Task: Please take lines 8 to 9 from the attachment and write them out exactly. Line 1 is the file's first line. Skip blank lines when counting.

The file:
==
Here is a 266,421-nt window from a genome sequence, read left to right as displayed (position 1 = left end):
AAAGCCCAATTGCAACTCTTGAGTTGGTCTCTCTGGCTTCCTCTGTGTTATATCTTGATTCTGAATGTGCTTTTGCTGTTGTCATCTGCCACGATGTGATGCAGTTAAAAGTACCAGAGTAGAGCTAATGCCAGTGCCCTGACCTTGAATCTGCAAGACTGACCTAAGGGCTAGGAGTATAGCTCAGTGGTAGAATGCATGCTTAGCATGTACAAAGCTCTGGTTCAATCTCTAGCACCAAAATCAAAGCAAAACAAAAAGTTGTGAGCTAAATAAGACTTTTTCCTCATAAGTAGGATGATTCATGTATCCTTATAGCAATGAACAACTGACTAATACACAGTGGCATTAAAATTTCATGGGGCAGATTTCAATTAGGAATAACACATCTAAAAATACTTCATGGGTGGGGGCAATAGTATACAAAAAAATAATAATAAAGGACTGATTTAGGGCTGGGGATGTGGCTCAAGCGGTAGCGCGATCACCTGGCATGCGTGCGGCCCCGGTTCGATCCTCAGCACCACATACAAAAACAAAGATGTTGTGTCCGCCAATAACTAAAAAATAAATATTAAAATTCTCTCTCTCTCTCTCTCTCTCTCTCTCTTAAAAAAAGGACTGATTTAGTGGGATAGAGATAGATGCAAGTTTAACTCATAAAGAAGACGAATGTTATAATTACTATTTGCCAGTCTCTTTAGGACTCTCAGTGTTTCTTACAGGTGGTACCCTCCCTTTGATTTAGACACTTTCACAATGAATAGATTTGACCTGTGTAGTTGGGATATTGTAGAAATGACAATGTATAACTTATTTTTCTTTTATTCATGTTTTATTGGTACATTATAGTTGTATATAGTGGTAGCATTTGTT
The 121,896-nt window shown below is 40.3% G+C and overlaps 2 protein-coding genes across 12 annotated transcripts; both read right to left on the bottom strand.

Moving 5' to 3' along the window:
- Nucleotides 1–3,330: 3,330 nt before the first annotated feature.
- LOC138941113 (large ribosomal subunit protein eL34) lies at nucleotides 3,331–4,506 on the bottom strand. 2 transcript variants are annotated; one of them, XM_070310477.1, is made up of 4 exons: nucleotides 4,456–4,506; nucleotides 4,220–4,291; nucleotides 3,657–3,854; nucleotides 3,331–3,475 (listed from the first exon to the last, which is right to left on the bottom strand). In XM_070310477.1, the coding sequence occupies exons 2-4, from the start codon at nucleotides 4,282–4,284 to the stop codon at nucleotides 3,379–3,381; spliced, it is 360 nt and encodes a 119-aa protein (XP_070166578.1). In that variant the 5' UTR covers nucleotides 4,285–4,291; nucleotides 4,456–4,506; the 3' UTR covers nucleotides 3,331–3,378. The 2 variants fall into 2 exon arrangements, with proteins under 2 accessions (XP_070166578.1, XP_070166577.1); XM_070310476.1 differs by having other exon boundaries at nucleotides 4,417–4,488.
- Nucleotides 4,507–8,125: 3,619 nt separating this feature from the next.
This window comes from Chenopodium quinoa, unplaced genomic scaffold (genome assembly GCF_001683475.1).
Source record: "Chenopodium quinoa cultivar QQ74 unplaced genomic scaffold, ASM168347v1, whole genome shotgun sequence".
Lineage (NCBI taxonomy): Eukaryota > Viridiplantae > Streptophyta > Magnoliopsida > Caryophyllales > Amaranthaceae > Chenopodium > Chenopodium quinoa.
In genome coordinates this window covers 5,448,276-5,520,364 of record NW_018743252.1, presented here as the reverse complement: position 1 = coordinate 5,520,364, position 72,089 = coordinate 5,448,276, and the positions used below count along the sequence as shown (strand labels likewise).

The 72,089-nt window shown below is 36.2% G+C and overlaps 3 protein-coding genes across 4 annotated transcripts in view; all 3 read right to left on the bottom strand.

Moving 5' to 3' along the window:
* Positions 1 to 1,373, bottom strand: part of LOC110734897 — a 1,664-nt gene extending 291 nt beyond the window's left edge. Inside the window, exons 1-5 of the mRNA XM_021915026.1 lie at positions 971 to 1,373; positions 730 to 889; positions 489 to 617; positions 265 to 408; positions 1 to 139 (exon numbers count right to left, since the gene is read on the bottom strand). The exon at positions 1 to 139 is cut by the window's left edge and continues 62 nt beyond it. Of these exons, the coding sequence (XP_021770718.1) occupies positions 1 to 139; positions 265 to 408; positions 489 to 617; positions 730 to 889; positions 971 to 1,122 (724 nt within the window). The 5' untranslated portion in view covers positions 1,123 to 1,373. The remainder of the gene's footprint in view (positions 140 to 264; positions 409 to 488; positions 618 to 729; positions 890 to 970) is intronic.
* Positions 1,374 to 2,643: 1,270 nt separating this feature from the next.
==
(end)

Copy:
This window comes from Chenopodium quinoa, unplaced genomic scaffold (genome assembly GCF_001683475.1).
Source record: "Chenopodium quinoa cultivar QQ74 unplaced genomic scaffold, ASM168347v1, whole genome shotgun sequence".